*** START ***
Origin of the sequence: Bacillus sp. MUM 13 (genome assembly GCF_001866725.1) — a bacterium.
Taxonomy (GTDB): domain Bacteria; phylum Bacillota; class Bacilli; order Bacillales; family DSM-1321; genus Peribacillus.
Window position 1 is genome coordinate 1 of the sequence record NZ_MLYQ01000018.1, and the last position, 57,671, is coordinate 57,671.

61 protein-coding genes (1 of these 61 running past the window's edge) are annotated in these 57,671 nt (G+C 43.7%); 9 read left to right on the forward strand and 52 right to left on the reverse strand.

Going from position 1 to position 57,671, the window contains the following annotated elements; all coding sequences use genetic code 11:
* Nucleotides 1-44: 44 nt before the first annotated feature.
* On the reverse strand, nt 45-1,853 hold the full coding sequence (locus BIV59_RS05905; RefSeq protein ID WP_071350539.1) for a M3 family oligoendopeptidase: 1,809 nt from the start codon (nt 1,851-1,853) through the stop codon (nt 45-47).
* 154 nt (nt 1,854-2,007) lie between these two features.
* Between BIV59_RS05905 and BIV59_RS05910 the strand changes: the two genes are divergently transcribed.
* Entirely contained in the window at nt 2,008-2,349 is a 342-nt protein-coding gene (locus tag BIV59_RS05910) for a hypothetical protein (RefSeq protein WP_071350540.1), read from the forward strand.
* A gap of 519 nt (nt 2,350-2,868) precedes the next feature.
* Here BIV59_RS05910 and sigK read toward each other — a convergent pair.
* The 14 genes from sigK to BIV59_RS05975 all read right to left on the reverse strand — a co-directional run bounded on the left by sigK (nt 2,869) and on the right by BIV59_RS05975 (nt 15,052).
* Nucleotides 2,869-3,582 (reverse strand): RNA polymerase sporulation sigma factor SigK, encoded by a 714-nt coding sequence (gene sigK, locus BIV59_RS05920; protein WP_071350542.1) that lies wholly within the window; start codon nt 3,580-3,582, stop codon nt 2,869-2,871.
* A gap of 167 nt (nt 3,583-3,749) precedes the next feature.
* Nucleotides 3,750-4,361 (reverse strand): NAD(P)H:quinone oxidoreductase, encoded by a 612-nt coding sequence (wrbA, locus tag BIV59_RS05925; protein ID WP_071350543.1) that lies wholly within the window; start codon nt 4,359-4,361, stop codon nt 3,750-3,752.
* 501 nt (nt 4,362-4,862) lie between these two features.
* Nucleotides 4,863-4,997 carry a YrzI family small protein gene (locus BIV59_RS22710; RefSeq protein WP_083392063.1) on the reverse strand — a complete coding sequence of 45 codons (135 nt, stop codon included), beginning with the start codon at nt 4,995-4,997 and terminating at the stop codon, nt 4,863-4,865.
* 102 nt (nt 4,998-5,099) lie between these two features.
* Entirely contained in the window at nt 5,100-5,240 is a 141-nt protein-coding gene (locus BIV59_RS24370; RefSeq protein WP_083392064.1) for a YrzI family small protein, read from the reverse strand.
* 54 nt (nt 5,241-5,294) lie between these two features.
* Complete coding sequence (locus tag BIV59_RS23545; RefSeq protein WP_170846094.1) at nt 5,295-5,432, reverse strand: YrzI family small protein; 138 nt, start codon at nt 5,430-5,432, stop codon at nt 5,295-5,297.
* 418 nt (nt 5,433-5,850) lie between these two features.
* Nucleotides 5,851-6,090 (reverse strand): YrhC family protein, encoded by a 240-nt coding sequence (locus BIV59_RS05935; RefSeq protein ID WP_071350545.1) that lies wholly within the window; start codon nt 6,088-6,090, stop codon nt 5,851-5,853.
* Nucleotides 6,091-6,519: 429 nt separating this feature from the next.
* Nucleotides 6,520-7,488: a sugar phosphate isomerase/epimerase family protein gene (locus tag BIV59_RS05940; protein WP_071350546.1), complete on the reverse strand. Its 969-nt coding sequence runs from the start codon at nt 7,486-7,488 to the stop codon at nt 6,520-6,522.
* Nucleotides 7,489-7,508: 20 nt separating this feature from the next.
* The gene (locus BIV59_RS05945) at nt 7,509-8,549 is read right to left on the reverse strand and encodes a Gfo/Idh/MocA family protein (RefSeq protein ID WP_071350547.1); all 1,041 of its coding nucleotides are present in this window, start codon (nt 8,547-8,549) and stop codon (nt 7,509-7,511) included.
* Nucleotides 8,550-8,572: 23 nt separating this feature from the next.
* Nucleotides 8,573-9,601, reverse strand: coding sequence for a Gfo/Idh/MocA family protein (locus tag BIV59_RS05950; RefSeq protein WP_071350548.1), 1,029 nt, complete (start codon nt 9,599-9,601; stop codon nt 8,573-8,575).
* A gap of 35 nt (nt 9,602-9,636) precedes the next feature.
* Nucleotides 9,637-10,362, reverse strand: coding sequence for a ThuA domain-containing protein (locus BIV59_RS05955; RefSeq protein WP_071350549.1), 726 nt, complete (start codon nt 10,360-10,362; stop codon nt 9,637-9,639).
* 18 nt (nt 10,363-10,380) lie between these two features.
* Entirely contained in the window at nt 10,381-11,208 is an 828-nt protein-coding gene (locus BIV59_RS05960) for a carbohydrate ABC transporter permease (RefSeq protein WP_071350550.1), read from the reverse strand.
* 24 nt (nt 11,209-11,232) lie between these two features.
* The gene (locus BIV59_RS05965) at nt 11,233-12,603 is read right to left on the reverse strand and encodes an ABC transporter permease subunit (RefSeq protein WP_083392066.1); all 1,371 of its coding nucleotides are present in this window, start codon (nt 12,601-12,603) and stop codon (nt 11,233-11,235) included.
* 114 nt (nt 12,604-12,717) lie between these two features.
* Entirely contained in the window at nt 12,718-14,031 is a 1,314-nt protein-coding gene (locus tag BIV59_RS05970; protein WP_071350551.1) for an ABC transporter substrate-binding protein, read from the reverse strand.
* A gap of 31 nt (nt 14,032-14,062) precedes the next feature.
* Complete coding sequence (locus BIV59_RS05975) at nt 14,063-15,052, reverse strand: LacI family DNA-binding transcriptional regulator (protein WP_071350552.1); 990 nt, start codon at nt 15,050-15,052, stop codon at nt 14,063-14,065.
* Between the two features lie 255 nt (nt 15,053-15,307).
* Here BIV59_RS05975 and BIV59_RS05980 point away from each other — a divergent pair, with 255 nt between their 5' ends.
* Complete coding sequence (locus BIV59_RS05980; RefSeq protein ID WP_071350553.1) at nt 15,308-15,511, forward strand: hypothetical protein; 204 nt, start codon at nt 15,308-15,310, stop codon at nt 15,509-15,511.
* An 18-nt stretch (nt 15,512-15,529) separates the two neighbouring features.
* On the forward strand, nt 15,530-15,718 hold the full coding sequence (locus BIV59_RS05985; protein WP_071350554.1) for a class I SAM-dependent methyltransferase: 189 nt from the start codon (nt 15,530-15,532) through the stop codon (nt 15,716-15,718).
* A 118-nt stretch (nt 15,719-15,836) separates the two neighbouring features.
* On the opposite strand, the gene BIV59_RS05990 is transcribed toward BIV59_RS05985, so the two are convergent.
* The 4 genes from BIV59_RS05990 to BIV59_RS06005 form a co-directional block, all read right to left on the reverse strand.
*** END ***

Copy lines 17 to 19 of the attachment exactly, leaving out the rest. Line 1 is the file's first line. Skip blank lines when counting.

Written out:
* 501 nt (nt 4,362-4,862) lie between these two features.
* Nucleotides 4,863-4,997 carry a YrzI family small protein gene (locus BIV59_RS22710; RefSeq protein WP_083392063.1) on the reverse strand — a complete coding sequence of 45 codons (135 nt, stop codon included), beginning with the start codon at nt 4,995-4,997 and terminating at the stop codon, nt 4,863-4,865.
* 102 nt (nt 4,998-5,099) lie between these two features.